In other words, the purity of a density operator is basis-independent, in contrast to the appearance of off-diagonal elements.

That being said, we still can conclude two things from equation $(*)$, namely:

$$\mathrm{Tr} \rho^2 \leq \left(\mathrm{Tr} \rho\right)^2 = 1 $$ and further that the equality in $(*)$ holds for all $v_n, v_m \in V$ if only if $\rho$ is a pure state.

To show the latter statement, we first suppose that $|\rho_{nm}|^2 = \rho_{nn}\, \rho_{mm}$ holds for all $v_n,v_m \in V$. Then

$$\mathrm{Tr}\rho^2 = \sum\limits_{nm} |\rho_{nm}|^2 = \sum\limits_{nm} \rho_{nn} \, \rho_{mm} = \left(\mathrm{Tr}\rho\right)^2 = 1 \quad ,$$

which shows that $\rho$ is pure. For the reverse direction, we recall that for a pure density operator $\rho^\psi$ there exists by definition a unit vector $ \psi \in H$ s.t. $\rho^\psi = \psi \psi^\dagger$. Expanding $\psi$ in the orthonormal basis $V$:

$$ \psi = \sum\limits_n c_n \, v_n$$

with $c_n \equiv (v_n,\psi)$ and $\sum\limits_n |c_n|^2 = 1$ shows that $\rho^\psi_{nm} = c_n\, \bar{c}_m $ and thus $$|\rho^\psi_{nm}|^2 = |c_n|^2\, |c_m|^2 = \rho^\psi_{nn}\, \rho^\psi_{mm} \quad , $$

which completes the proof.

Consequently, for a mixed density operator $\sigma$ we find that there exists at least one pair $v_i,v_j \in V$ such that:

$$ |\sigma_{ij}|^2 < \sigma_{ii}\, \sigma_{jj} \quad ,$$

while for a pure state $\rho$

$$|\rho_{nm}|^2 = \rho_{nn}\, \rho_{mm} \quad \forall\, v_n,v_m \in V $$ holds.

It is stressed that we chose an arbitrary orthonormal basis and hence the above (in)equalities hold for any such basis (specifically the eigenbasis). All in all, we see that equation $(*)$ also serves as a criterion to decide whether a given density operator expressed in an arbitrary complete orthonormal basis is pure or mixed.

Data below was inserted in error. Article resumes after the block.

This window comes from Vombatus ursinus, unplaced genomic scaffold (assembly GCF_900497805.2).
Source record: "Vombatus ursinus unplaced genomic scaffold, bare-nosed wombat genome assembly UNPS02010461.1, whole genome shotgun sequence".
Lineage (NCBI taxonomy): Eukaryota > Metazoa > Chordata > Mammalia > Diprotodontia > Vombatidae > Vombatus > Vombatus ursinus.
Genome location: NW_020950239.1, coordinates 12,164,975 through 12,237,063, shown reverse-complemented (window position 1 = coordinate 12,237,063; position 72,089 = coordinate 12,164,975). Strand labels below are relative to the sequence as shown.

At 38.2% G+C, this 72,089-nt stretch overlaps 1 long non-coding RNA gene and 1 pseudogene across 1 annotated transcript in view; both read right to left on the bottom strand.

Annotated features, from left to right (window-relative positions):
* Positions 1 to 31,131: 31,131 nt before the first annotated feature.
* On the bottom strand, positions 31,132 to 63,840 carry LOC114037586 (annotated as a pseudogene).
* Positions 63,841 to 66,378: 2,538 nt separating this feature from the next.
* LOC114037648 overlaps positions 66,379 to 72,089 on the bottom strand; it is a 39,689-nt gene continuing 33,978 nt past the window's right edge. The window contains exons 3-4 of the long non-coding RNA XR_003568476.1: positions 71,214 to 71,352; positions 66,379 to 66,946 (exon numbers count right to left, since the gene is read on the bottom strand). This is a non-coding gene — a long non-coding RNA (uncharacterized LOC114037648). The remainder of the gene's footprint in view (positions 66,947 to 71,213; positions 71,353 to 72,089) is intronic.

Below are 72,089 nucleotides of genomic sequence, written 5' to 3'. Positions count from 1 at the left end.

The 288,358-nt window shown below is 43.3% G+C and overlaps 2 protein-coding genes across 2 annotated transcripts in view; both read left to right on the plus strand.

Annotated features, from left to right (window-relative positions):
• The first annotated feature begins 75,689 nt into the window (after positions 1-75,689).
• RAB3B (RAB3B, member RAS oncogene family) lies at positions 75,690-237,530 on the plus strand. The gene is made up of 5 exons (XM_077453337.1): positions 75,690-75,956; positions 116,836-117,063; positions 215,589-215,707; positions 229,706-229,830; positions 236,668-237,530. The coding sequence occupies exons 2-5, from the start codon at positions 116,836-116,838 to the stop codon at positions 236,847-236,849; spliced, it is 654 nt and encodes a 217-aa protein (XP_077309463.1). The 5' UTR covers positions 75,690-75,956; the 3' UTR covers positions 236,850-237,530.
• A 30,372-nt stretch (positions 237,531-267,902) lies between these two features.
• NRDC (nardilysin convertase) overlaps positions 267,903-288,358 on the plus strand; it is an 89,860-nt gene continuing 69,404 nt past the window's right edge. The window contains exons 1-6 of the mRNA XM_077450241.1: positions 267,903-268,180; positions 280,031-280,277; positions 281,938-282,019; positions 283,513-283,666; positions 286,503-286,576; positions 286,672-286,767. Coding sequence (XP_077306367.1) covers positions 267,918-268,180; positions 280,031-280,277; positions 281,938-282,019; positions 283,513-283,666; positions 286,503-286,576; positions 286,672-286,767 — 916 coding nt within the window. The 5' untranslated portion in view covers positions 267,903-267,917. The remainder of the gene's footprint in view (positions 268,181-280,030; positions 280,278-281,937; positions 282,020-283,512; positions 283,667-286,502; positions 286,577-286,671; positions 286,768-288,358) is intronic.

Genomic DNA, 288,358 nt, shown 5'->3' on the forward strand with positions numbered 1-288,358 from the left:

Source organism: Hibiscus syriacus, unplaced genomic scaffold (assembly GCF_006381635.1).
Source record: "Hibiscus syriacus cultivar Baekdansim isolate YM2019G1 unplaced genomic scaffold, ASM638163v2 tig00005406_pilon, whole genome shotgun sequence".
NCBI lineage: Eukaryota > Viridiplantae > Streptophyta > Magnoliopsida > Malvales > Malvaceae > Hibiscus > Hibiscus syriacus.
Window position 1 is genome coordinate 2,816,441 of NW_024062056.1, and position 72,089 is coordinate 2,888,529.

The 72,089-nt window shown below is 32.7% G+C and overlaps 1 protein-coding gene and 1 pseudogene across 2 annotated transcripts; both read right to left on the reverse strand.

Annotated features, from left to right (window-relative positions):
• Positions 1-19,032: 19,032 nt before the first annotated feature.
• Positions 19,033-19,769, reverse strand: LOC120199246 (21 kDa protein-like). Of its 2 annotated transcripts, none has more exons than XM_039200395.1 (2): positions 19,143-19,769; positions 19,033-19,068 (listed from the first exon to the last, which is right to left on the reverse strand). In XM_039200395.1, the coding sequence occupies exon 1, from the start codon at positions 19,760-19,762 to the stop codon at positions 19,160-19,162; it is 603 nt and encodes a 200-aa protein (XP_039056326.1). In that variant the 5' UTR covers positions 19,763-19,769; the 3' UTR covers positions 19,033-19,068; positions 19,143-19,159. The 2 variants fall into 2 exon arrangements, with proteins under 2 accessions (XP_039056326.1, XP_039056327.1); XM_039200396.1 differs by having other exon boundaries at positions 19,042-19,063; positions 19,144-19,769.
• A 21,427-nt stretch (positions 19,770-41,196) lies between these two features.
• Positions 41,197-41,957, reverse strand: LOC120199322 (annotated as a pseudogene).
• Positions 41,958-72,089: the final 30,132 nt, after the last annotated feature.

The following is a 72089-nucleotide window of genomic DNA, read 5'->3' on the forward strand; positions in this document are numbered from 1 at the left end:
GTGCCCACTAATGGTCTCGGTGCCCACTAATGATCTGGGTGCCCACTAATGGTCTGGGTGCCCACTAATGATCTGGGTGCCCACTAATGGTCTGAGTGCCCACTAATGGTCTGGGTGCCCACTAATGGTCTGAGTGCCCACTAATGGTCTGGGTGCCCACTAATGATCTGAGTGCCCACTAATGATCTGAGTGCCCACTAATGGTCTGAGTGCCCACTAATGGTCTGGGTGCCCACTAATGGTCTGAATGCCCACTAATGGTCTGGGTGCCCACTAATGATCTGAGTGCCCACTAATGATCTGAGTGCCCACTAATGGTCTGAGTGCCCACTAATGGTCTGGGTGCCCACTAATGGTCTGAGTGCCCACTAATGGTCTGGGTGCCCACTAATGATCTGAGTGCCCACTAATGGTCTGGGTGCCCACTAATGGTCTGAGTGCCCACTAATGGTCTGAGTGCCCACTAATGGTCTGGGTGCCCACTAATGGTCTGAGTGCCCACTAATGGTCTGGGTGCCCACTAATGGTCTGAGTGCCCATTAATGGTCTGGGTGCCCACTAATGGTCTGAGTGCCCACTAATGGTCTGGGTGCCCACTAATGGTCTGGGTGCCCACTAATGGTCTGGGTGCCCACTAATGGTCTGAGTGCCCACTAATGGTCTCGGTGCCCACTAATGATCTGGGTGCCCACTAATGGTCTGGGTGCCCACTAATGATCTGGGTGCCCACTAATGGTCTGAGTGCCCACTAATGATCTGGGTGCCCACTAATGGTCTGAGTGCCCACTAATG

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    $\begingroup$ Thank you, that was insightful. Just to clarify, is there some relationship between the inequality $|\rho_{nm}|^2 \leq \rho_{nn} \rho_{mm}$ and the pureness of the system? For example, a mixed state (or impure state) has the relation $\mathrm{Tr}[\rho^{2}] < 1$, where the value of $\mathrm{Tr}[\rho^{2}]$ tends closer towards 0 the more mixed the state is. Is there some relation between the mixedness of a state and the inequality that you have derived (i.e. does a more mixed state lead to smaller value of $|\rho_{nm}|^{2}$)? $\endgroup$
    – NahPlsMan
    May 17, 2021 at 22:20
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    $\begingroup$ @NahPlsMan I've edited the answer. Please double check everything and let me know if everything is fine and whether you have further questions. $\endgroup$ May 18, 2021 at 11:51
  • $\begingroup$ Is there a reference that I can refer to for the inequality you derived? $\endgroup$
    – NahPlsMan
    May 21, 2021 at 13:15
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    $\begingroup$ @NahPlsMan Sorry, I don't know any particular book... But this is very well-known, see for example this homework sheet. Exercise $6$ this answer is basically exercise 6. $\endgroup$ May 21, 2021 at 13:21
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    $\begingroup$ @NahPlsMan Another homework sheet. Both courses are on quantum optics... It seems that this is a fairly common exercise there. But as I said, I don't know any reference, sorry. Hope this helps, tho. $\endgroup$ May 21, 2021 at 13:32